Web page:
The Sabbath of Grief

Last Sunday, my pastor preached about Jesus’s surprising behavior at the Temple in Jerusalem. I have been thinking and praying over Jesus’ surprising behavior that first day in the temple in Jerusalem described in Matthew 21:12-17. He beautifully engaged this passage, which many Christians find disturbing or confusing. In the context of that message, he spoke about typical sabbath practices – a conversation that I find curiously and disturbingly absent in many Christian communities. He also argued there is no theological reason to believe the money changers and sellers of sacrifices were intentionally cheating the people. The religious and cultural sanctions against such behavior would have likely prevented such abuses. Yet Jesus’ entrance into the temple was remarkably confrontational.
As I have continued to meditate on this, I have come to recon with my own reluctance to engage with the pain of loss that Good Friday represents. This is a different kind of sabbath; a sabbath of grief, but first… a story.
The first day of Spring Break, I mowed the yard, unintentionally demolishing a bunny warren with approximately 9 day-old baby bunnies in it. Bunnies don’t leave their nest until 10 days or so after birth, and are still nursed by their mom at night. These bunnies were unharmed, but the nest was a wreck. I stopped the mower, plucked the bunnies out of the divot, and into a box. I showed the bunnies to the kids. The kids thought they were precious. I told them they could play with the bunnies until I finished mowing and figured out what to do about them. By the time I finished with the grass, my kids had named all three, according to their observable attributes: Jumpy, Hide-y, and Fluffy. And then the requests to keep them came. This came as no surprise to me. I often asked to keep critters I found as a child, and was frequently allowed to, “until your mom comes to get you.” Only this time, I am the mom… a mom who loves nature, and finds magic in those moments when nature and people connect. We now have pet bunnies. Sigh.
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For me, this story yields a deeper understanding of Jesus’ actions in Matthew 21:12-17. Jewish folks often refrained from participation in market activities as a part of Sabbath. While for some, this was surely a religious duty, it was borne out of a celebration of the Lord’s provision (think manna). Some sabbatarians take deliberate care to ensure that they experience a sabbath that does not require buying or selling, or the exchange of money. That has long been the case in Jewish culture. So – the sellers would have been disrupting this… for the sake of convenience. And the people likely tolerated, even accepted the practice out of convenience. But I suggest the practice of buying and selling sacrificial animals on the sabbath diminished the experience of sacrifice.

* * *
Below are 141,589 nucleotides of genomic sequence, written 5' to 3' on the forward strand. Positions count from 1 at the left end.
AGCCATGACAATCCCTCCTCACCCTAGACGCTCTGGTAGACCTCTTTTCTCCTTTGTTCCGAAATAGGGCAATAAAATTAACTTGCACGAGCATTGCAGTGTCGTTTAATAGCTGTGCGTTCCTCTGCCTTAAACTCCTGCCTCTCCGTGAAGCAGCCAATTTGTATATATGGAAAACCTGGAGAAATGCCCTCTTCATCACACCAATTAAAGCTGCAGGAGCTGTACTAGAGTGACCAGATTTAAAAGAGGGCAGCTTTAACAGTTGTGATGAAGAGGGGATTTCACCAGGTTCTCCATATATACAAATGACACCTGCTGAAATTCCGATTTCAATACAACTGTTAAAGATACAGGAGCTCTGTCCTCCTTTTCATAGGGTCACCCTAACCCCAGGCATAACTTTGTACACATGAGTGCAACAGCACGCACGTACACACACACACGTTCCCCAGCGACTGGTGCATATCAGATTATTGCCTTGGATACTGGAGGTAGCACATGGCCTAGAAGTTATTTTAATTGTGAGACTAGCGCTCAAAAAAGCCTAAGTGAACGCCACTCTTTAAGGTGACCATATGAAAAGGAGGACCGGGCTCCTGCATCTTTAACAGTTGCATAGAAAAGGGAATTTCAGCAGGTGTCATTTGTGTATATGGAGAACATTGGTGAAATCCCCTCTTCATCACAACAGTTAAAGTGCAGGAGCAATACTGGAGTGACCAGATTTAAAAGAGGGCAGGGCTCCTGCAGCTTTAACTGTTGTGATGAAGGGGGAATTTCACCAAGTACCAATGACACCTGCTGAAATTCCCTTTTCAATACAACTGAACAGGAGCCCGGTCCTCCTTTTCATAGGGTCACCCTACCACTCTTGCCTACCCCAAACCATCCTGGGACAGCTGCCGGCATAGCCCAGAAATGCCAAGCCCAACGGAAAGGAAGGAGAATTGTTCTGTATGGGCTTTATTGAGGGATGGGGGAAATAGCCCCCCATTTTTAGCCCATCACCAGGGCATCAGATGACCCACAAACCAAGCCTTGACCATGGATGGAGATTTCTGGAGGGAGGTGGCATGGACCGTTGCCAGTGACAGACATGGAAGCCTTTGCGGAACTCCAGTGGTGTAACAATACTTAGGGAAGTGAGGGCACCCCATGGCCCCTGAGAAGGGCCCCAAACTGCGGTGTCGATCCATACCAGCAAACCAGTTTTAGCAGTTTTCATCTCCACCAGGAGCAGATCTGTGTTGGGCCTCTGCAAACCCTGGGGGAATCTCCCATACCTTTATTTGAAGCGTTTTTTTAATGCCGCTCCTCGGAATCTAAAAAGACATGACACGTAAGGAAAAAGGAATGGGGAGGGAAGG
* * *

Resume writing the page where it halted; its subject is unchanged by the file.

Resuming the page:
We recently went to White Sands National Monument, where sledding down sand dunes is a thing. We were able to purchase sleds in Alamogordo on the cheap, because it is not sledding season. So, we did. When we arrived at White Sands, sleds were being sold for $17.00 each! Blessed preparedness saved us so much money, but also allowed us to celebrate the experience of sledding down the dunes without worry or regret about wasting money!
I know a handful of Orthodox Jews. They take great delight in being prepared for even an unexpected visitor on the Sabbath, because the Lord has provided. IF the buying and selling that Jesus reacted against was not happening in the Temple, the people would have likely purchased the animal they were planning to sacrifice at least one day in advance. This means that for AT LEAST a day, the family would have had to take care of, provide for, and protect the sacrificial lamb (or cow, or goat, or bird… or bunny). After only an hour, our family was attached to our bunnies. After a day, or a pilgrimage, it may very well have become part of the family. Consider that it was not unusual for all family members to share the one-room tent with any vulnerable livestock during a pilgrimage. The family would have taken special care to ensure the critter made it safely to Temple. But after a day, it’s got a name, and a character as a member of the tribe. How much more, then would it cost to sacrifice such an animal. I propose that the people selling the doves or pigeons were allowing the Jewish people to avoid the pain of sacrificing a creature they have cared for. This has diminished the pain of sacrifice. I imagine Jesus might find it offensive to enter the Temple gate to find the people numb to the pain of sacrifice. As he is aware of his impending ultimate sacrifice, these doves and pigeons are a mock sacrifice. The people have not connected or cared for them. They are someone else’s livestock – a convenient way to appear righteous.
May we not fake righteousness. As Easter is upon us, may we be mindful of the true cost of the sacrifice before us. That God Himself, in Jesus Christ served as our sacrificial offering. May we grieve in the silence of the Sabbath of Grief (Good Friday-Easter). And celebrate with God’s thorough and miraculous provision on Easter Sunday! And may you not avoid the anxiety of Good Friday, nor the grief of that three day wait.
Blessings upon you.
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